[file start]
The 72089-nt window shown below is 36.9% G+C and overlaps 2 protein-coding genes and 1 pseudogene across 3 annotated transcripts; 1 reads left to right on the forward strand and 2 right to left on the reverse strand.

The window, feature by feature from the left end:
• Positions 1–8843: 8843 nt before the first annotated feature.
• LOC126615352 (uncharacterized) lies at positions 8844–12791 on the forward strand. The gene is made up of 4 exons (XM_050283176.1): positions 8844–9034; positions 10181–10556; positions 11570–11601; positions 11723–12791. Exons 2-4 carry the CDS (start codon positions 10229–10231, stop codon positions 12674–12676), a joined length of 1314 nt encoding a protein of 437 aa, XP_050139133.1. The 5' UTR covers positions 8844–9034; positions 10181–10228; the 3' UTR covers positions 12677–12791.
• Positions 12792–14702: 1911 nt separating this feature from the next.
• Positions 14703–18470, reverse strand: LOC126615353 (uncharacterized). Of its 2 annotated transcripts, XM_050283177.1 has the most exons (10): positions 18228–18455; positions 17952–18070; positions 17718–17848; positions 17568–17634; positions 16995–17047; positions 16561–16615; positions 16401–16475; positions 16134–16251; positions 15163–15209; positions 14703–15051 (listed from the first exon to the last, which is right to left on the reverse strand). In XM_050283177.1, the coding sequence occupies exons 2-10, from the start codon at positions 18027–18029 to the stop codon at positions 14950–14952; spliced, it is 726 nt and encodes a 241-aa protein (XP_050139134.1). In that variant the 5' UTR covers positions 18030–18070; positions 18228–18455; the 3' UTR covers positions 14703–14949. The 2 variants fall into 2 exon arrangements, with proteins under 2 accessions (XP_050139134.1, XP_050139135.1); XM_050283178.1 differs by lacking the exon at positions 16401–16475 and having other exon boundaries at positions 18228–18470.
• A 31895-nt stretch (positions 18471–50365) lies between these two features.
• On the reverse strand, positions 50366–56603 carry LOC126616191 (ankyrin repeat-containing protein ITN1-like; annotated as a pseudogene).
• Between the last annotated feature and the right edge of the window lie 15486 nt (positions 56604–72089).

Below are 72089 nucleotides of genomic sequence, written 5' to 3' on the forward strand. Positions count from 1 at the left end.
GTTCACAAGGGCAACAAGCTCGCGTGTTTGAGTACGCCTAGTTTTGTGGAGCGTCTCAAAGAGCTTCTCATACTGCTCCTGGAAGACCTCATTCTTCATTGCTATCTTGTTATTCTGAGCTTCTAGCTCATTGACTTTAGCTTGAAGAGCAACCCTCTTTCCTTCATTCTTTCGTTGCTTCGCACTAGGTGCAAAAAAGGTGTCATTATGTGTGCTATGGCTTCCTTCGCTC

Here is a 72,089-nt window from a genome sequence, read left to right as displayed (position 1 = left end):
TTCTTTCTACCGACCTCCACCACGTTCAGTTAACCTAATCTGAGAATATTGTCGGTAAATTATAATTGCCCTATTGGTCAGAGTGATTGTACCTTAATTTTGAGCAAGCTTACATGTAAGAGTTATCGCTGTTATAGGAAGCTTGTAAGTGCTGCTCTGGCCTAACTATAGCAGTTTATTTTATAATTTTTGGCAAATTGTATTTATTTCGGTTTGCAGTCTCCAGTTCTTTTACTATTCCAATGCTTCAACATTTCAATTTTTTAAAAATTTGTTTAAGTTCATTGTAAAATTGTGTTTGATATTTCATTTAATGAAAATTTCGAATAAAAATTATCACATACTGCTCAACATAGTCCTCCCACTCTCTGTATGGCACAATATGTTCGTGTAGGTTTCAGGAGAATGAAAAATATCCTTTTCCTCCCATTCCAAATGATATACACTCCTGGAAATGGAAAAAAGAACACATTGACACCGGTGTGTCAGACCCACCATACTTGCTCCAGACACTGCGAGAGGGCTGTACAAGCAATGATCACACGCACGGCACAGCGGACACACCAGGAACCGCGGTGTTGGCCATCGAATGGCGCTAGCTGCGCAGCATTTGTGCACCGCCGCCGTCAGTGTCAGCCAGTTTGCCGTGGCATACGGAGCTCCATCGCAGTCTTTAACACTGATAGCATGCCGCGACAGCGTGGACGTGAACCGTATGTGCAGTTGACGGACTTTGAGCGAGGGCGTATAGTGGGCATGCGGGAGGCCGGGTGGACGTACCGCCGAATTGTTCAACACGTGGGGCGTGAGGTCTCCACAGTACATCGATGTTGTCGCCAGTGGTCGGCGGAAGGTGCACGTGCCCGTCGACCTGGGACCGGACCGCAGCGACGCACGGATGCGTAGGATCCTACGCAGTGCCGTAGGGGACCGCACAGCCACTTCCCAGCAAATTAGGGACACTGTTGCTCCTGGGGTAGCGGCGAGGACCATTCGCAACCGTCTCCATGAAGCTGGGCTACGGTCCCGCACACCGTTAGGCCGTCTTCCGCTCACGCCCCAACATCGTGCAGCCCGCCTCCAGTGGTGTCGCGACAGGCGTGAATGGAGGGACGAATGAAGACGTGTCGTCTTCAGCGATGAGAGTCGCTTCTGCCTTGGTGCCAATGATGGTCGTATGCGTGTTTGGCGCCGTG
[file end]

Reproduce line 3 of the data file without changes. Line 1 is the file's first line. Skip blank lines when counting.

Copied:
• Positions 1–8843: 8843 nt before the first annotated feature.